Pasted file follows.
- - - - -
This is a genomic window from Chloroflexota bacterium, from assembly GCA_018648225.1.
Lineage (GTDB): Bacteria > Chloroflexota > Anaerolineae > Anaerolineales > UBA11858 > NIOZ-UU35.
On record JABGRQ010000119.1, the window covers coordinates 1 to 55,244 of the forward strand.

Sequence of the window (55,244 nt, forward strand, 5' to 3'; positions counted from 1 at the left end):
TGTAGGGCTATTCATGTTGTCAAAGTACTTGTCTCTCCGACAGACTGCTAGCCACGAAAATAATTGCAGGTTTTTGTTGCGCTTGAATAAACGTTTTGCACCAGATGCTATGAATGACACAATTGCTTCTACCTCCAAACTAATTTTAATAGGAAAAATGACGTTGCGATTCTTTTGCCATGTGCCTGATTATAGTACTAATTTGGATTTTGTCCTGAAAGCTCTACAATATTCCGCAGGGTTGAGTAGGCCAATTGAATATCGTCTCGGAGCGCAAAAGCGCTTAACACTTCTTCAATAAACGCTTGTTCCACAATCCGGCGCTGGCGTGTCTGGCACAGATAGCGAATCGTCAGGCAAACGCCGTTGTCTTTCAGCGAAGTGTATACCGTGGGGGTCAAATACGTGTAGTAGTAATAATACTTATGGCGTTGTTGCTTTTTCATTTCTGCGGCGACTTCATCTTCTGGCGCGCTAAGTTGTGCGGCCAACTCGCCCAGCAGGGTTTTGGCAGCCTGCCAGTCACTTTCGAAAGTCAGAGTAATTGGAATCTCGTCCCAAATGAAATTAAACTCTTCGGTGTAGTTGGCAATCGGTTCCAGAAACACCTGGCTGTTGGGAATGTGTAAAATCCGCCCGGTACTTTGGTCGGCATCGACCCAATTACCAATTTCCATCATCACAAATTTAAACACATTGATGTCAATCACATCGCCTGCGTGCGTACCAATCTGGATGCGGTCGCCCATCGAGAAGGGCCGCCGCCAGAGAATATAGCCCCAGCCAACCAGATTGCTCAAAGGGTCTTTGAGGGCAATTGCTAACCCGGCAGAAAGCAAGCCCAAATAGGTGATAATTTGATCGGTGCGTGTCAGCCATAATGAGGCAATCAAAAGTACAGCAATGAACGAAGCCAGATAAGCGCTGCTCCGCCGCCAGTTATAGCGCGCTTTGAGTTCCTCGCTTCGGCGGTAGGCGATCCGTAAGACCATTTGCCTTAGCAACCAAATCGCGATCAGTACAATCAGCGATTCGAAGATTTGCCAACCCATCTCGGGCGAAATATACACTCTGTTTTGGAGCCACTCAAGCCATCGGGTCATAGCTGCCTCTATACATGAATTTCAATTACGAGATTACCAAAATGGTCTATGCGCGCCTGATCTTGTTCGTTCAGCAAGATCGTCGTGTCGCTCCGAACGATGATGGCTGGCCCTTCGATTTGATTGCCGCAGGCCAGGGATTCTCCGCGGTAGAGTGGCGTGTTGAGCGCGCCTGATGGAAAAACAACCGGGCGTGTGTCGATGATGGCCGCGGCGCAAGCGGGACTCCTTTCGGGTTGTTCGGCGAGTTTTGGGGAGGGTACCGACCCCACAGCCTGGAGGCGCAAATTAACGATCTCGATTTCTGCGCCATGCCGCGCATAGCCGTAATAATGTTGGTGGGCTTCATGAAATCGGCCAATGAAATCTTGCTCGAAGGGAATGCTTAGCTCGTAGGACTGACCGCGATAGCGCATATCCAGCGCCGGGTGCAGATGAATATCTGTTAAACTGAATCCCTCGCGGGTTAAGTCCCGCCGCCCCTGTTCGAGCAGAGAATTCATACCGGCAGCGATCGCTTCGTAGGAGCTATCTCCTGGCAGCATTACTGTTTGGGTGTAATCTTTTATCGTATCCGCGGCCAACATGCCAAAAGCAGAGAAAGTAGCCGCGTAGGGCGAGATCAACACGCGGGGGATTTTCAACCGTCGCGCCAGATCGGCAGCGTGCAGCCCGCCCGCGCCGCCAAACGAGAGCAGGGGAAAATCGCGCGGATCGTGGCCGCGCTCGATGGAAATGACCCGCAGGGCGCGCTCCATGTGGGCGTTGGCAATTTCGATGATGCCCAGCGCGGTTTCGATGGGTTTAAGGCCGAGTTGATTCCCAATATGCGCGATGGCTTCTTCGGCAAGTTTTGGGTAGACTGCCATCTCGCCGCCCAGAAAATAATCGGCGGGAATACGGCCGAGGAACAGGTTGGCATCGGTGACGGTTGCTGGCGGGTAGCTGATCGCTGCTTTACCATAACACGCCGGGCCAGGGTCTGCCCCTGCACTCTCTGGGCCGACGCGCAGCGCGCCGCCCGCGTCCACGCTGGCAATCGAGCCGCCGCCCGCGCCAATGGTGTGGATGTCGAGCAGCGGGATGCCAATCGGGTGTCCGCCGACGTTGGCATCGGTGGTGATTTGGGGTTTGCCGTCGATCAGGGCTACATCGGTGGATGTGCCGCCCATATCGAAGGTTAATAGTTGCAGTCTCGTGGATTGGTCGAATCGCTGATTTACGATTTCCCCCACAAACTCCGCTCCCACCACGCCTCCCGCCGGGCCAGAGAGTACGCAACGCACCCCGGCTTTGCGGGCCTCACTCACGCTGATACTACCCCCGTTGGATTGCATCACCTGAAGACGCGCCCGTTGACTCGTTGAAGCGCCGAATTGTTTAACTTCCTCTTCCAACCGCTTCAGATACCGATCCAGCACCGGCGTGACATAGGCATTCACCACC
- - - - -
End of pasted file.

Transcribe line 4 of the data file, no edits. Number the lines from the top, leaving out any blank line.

Sequence of the window (55,244 nt, forward strand, 5' to 3'; positions counted from 1 at the left end):